The Tourist Paradox

World Heritage Sites across the globe are being destroyed by:

The Tourist Paradox.
Dramatic Natural Disasters.
Poor Management

This site is dediated to promote the sites in serious danger in an effort to save them from being lost in time.

I do not own these images and I have sourced the quotes from other material.

If you own anything on this site and want it removed please message me.

The Sandy Observatory

In the scorching plains of Peru rests a small temple and observatory that has sat in the sand for thousands of years.


It has a strange name but the structures visually represent symmetry: beautiful with architectural accuracy. From the academic side Chankillo is a, “ceremonial centre with ritual, administrative and defensive attributes located in the coastal desert just outside the flood-plain of the Casma-Sechín river basin.” For those who aren’t familiar with hardened geography, Chankillo is located in a costal desert in Peru, in South America, one of the world’s driest areas.

As a result of its location, it has fared badly against the elements. Strong winds, humidity, temperature fluctuations, and earthquakes have caused erosion, loss of mortar, and weakening of stone masonry to the historic elements of the site. As a result, stones have cracked and fallen out, causing structural instability and the gradual collapse of walls.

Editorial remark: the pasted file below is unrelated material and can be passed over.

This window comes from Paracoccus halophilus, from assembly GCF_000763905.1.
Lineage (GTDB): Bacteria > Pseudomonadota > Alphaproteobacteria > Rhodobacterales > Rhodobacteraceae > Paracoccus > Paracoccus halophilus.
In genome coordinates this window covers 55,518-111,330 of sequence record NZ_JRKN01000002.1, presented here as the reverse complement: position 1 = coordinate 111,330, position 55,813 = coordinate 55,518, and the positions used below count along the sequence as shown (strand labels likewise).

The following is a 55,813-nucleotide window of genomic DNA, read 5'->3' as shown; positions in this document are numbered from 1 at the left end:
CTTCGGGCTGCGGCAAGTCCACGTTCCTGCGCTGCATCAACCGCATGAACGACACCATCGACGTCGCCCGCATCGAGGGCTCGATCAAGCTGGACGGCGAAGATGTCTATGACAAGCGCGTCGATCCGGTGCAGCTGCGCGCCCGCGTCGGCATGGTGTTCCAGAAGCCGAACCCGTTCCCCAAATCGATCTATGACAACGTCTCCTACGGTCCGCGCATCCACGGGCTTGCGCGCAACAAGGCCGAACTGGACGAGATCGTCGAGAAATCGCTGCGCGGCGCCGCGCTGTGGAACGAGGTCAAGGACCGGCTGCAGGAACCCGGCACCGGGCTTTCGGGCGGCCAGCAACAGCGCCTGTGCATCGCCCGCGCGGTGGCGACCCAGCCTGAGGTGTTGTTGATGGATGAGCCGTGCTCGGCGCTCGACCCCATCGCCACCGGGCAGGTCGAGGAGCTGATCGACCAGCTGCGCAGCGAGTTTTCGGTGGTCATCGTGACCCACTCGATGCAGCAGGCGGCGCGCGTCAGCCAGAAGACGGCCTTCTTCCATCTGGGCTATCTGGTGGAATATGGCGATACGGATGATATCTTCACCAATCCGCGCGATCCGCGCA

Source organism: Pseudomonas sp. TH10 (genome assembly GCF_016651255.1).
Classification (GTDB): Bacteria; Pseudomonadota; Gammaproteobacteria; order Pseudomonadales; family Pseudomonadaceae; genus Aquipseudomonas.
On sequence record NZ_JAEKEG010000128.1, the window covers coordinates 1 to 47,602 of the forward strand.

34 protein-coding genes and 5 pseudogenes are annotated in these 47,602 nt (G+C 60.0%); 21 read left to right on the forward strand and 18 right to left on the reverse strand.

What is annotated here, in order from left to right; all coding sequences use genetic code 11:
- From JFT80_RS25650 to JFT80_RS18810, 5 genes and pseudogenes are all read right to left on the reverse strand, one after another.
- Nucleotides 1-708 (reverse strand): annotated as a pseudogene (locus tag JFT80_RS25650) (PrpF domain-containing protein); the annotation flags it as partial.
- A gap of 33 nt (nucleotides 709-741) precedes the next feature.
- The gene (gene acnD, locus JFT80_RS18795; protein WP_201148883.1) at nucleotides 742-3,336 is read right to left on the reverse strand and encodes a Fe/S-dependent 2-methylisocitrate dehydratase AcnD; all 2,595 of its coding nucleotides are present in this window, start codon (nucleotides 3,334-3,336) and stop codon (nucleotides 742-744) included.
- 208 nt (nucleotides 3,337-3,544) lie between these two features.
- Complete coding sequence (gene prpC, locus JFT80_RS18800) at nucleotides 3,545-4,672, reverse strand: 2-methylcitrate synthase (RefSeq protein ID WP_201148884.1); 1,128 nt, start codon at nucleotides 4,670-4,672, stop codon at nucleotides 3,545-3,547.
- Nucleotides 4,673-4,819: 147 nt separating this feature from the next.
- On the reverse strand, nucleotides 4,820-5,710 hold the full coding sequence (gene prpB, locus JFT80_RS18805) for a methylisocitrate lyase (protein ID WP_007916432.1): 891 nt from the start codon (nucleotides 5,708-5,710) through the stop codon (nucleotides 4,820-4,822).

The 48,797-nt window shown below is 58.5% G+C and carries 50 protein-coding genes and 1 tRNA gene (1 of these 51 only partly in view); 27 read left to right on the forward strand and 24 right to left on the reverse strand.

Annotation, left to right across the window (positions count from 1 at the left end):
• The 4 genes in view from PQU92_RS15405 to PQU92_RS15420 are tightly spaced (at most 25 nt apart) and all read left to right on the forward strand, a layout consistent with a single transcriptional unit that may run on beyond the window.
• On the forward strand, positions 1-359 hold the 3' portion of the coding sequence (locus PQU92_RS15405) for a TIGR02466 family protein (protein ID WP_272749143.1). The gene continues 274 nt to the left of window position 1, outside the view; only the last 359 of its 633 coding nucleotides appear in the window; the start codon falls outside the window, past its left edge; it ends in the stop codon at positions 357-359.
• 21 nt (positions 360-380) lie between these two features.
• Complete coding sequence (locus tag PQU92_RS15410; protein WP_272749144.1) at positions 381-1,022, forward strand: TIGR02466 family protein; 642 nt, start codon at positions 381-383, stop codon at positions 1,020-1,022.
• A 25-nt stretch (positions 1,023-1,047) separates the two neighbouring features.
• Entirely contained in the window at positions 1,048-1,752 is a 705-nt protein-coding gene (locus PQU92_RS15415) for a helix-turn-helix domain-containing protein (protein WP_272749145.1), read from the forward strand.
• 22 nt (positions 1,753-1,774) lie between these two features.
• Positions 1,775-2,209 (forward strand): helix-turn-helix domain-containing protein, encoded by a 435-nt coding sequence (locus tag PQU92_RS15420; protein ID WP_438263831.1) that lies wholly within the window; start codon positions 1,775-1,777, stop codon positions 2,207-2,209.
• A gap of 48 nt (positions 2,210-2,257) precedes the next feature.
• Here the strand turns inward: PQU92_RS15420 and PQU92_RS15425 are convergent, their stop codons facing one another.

The site has a history of wading off threats. William Harris Isabell in his book titled Andean Archaeology III: North and South states, “Chankillo had significant defences, reflecting the great threats that must have existed at the time. What kind of warfare environment may have characterized the late Early-Horizon period of the north-central coast area to warrant the fortification of temples?”


The solar observatory is ingenious. And it was only revealed as a solar observatory in 2007. Before then, archaeologists and scientists were puzzled. It has a central observatory and above that, thirteen small towers that illustrates the full pattern of the rising of the sun throughout the year. The World Monuments Fund have this site on their Watch List and state, “excavations at Chankillo have indicated that the site was occupied sometime between the mid-fourth century B.C. and the early first century A.D. for a relatively short period of time and was subsequently abandoned, most likely due to violent conflict.”

When the site was inscribed onto their list, there was an instant reaction. In addition to including Chankillo on the 2010 Watch, WMF is participating in the Chankillo Revalorization and Sustainable Development Project.

The first mission for restoration and preservation was laser scanning the entire site. Next the WMF completed a survey that addressed some recommendations from organisations about preservations. The next phases to be carried out between 2011 and 2014 will consist of conservation work, development of a Management Plan, archaeological research and the potential nomination of Chankillo to the UNESCO World Heritage list.


Why does it matter?

The beauty of Chankillo is that its history and origin is complex and mysterious. Currently, no archaeologist can identify a known culture with astrological and engineering knowledge capable of pulling off this site. Radiocarbon studies indicate that Chankillo is over 2,500 years old, making it the oldest astronomical observatory in the Americas.